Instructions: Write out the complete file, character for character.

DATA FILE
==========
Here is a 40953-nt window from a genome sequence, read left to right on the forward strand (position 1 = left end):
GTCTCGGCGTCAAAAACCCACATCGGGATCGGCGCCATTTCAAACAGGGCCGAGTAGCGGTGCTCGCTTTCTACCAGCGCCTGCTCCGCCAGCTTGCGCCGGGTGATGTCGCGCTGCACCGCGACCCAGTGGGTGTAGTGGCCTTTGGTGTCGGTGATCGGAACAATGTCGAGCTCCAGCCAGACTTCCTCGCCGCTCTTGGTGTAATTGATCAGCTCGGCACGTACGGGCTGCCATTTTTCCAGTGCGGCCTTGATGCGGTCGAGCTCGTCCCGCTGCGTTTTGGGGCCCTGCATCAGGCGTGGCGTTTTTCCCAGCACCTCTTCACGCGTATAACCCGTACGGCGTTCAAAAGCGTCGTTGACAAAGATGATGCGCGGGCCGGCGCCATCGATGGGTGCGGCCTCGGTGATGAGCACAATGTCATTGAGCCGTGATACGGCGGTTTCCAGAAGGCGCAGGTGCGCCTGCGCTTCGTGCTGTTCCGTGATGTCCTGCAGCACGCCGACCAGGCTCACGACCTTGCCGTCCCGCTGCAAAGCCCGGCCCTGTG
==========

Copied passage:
Here is a 40953-nt window from a genome sequence, read left to right on the forward strand (position 1 = left end):
GTCTCGGCGTCAAAAACCCACATCGGGATCGGCGCCATTTCAAACAGGGCCGAGTAGCGGTGCTCGCTTTCTACCAGCGCCTGCTCCGCCAGCTTGCGCCGGGTGATGTCGCGCTGCACCGCGACCCAGTGGGTGTAGTGGCCTTTGGTGTCGGTGATCGGAACAATGTCGAGCTCCAGCCAGACTTCCTCGCCGCTCTTGGTGTAATTGATCAGCTCGGCACGTACGGGCTGCCATTTTTCCAGTGCGGCCTTGATGCGGTCGAGCTCGTCCCGCTGCGTTTTGGGGCCCTGCATCAGGCGTGGCGTTTTTCCCAGCACCTCTTCACGCGTATAACCCGTACGGCGTTCAAAAGCGTCGTTGACAAAGATGATGCGCGGGCCGGCGCCATCGATGGGTGCGGCCTCGGTGATGAGCACAATGTCATTGAGCCGTGATACGGCGGTTTCCAGAAGGCGCAGGTGCGCCTGCGCTTCGTGCTGTTCCGTGATGTCCTGCAGCACGCCGACCAGGCTCACGACCTTGCCGTCCCGCTGCAAAGCCCGGCCCTGTG